3 extremely underappreciated albums from the 1980s

There was so much excellent music in the 1980s that some of it went underrated. Here are three albums that need more notice.
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Los Lobos - By the Light of the Moon (1987)

By the Light of the Moon is in some way two different albums in one. The leading songwriters for the band, David Hidalgo and Cesar Rosas, seemed to approach their individual songs on the band's third full-length LP from opposite directions. Hidalgo wrote more reflective songs while Rosas wrote slightly more sonically bombastic material. While Hidalgo wrote tracks like "One Time One Night," Rosas was creating "Shakin’ Shakin’ Shakes."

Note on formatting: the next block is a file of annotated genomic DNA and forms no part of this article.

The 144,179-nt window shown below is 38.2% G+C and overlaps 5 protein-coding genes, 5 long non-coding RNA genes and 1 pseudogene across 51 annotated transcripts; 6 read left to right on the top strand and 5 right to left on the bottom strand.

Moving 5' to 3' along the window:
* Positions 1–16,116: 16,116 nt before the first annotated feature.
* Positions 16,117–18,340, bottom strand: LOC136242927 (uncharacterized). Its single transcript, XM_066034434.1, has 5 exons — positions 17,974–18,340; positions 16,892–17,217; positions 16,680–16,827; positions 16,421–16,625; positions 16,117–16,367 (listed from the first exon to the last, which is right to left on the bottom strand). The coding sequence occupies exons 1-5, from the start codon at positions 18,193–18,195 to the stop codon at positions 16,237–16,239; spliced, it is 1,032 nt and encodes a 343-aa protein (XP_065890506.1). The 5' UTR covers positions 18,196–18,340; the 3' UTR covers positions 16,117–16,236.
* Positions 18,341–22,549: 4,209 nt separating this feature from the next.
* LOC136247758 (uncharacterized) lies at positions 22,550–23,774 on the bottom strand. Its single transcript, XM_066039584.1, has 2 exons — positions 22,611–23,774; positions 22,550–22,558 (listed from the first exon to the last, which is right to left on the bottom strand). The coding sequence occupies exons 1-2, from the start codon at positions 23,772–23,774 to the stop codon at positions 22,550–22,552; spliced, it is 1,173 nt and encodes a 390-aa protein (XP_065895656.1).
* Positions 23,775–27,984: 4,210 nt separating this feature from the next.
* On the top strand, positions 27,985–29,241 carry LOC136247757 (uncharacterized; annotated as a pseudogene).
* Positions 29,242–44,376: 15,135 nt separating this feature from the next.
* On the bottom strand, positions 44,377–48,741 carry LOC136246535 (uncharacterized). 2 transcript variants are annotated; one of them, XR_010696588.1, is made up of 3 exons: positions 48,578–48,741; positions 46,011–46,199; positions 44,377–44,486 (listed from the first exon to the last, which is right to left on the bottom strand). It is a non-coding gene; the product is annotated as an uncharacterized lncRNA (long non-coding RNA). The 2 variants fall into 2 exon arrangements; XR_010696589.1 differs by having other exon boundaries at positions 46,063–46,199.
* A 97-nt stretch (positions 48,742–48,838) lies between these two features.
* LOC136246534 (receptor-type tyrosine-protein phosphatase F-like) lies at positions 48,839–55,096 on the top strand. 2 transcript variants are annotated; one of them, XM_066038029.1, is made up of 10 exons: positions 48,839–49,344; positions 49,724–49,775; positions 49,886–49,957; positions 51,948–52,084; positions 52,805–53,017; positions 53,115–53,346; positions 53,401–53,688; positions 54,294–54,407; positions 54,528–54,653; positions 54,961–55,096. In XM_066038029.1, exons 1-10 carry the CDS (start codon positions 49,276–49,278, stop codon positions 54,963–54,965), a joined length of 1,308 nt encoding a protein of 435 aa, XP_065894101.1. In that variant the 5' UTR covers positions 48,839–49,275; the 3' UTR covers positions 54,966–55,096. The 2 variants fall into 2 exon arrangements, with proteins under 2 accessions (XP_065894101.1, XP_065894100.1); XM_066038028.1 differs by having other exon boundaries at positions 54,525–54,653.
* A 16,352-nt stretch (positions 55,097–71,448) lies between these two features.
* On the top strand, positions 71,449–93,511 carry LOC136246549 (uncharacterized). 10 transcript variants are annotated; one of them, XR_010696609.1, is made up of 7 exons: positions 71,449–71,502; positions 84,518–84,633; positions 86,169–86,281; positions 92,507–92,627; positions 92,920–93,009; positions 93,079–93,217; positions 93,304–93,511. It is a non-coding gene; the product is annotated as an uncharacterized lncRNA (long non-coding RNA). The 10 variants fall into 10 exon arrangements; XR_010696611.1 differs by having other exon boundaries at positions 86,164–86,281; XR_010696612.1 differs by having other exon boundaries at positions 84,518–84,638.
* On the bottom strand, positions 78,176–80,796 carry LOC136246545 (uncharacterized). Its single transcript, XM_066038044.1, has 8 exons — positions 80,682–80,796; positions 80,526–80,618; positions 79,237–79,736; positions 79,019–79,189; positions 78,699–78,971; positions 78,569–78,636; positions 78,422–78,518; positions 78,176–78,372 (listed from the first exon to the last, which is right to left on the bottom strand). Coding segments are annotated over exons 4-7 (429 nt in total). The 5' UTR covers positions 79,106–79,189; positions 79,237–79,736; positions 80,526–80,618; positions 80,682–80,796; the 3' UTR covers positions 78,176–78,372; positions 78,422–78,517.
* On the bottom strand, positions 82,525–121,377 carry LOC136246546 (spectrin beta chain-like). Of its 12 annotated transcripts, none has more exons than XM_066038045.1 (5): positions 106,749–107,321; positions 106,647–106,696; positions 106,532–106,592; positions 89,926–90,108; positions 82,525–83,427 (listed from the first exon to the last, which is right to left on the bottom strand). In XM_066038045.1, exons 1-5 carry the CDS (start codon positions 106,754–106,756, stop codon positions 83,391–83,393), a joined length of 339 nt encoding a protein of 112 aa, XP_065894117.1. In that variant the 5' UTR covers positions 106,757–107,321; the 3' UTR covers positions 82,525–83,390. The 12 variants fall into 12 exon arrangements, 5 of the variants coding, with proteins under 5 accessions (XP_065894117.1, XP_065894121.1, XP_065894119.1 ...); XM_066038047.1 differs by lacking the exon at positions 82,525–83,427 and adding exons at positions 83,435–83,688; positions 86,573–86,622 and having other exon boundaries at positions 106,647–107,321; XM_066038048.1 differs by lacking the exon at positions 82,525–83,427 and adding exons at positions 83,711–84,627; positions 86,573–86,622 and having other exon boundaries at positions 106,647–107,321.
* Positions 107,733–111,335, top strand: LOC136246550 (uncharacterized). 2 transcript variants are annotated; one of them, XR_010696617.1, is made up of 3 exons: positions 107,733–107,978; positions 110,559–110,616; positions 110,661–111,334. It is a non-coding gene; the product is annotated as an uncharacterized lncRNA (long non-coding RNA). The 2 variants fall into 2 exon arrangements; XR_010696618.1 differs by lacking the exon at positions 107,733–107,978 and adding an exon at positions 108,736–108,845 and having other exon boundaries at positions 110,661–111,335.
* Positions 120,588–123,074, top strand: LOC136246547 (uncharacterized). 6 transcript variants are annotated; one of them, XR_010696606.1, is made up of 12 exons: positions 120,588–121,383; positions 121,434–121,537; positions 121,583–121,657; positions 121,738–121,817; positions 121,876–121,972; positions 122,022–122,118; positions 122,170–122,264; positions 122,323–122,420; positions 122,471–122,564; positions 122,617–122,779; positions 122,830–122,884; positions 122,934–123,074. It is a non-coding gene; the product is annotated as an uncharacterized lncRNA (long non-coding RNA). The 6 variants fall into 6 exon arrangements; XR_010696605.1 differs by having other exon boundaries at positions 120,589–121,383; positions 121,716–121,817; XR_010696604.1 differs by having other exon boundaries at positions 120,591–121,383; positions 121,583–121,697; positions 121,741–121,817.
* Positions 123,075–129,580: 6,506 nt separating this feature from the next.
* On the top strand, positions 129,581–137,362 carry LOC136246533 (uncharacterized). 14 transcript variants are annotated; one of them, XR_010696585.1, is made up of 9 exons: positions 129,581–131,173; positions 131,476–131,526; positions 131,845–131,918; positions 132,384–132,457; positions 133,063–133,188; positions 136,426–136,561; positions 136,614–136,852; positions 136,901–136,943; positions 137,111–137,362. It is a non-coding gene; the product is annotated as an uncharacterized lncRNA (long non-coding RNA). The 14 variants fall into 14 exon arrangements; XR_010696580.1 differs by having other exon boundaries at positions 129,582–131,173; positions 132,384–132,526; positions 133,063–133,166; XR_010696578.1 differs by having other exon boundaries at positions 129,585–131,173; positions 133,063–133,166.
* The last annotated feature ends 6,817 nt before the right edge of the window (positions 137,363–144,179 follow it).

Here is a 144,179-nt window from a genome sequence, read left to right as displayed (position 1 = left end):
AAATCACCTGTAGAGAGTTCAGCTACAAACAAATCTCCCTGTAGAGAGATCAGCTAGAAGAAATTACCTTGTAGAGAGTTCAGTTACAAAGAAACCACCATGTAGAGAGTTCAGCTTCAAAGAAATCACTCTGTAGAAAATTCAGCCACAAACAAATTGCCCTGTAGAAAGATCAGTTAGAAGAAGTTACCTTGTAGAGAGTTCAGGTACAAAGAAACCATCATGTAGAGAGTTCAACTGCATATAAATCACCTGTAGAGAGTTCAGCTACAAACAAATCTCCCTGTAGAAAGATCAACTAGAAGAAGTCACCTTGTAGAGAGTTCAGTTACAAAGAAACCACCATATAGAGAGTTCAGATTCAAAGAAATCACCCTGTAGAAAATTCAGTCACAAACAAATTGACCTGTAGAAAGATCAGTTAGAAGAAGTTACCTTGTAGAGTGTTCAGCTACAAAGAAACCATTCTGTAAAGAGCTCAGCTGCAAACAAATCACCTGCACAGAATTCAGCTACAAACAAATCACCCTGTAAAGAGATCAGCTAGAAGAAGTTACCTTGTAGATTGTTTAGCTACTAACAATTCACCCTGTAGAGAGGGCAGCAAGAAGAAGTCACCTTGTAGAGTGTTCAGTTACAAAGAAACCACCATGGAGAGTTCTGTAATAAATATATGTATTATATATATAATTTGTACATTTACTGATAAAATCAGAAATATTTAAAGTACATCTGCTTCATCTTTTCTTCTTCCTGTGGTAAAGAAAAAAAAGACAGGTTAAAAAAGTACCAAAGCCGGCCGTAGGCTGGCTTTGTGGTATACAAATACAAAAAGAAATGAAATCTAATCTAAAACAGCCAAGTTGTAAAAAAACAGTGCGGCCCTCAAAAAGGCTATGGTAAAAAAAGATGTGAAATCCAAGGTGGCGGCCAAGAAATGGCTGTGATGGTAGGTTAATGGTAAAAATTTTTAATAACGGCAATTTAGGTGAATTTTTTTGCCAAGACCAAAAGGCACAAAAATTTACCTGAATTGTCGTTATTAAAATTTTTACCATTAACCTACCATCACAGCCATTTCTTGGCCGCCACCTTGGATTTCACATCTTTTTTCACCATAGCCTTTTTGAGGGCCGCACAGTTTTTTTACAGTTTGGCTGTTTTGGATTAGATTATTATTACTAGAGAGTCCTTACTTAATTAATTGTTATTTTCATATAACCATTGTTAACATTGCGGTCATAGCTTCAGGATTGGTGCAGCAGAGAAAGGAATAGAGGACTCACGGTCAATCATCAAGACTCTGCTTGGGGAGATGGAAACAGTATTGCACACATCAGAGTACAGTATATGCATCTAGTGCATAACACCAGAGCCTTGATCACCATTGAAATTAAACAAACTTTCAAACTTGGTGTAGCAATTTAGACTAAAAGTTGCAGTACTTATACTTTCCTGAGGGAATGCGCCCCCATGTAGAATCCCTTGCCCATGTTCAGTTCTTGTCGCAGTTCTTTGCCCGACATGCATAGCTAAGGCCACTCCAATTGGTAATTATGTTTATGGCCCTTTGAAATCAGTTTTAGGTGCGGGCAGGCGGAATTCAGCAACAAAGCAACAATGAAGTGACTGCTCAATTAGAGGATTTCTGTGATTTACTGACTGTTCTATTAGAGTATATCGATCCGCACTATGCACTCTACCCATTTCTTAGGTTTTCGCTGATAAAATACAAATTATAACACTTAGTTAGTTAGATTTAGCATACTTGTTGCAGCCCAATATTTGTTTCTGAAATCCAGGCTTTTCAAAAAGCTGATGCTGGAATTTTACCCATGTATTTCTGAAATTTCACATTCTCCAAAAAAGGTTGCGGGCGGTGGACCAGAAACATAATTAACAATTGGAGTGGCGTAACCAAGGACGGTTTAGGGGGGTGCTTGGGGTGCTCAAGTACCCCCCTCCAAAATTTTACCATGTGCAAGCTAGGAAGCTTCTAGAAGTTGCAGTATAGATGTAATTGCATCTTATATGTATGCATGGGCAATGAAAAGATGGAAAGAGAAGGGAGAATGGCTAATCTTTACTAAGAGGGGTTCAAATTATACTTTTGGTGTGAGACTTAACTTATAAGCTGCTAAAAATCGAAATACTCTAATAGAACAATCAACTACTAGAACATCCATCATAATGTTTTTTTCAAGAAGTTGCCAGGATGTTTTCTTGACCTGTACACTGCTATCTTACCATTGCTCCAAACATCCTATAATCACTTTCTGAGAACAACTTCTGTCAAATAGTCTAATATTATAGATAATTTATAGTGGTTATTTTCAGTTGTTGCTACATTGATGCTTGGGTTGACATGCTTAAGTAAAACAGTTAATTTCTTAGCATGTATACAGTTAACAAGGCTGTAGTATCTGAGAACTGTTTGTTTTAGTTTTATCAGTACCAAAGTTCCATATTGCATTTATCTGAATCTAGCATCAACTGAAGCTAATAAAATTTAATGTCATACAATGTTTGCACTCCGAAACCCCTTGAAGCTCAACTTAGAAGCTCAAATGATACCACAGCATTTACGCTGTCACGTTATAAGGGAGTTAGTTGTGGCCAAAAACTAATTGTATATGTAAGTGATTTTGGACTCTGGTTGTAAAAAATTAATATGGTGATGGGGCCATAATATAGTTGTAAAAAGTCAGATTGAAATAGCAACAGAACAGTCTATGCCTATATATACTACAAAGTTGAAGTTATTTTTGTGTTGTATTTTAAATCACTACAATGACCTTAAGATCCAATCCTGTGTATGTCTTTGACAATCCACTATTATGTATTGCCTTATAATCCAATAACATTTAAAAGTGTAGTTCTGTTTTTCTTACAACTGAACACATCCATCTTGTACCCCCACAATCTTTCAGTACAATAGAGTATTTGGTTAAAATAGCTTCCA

But while the album almost seems a bit disjointed at times because of the two approaches, the band is, of course, the same for whoever is writing the tracks. And that's why this album, and Los Lobos, should belong in your collection. The instrumentalists play extremely well off of each other no matter the subgenre the song might belong to.

It's also probably not inconsequential that the same year the band was recording this album, they were also recording tracks for the La Bamba soundtrack. While the band still held on to their previous musical themes, La Bamba's more guitar-driven music may have bled into By the Light of the Moon highlighting more traditional Latin instruments as much. It would be interesting to hear what a remix of this album would be with the accordina playing more of a part as it did on the band's previous two albums.

There is one stark difference between By the Light of the Moon and La Bamba, however, and that is the lyrical themes. By the Light of the Moon is a look into being a minority in Ronald Reagan's America and how not all are truly equal. The words are really what makes this album so fantastic. The listener gets a clear picture of the people populating the tracks and wants to reach out and help them.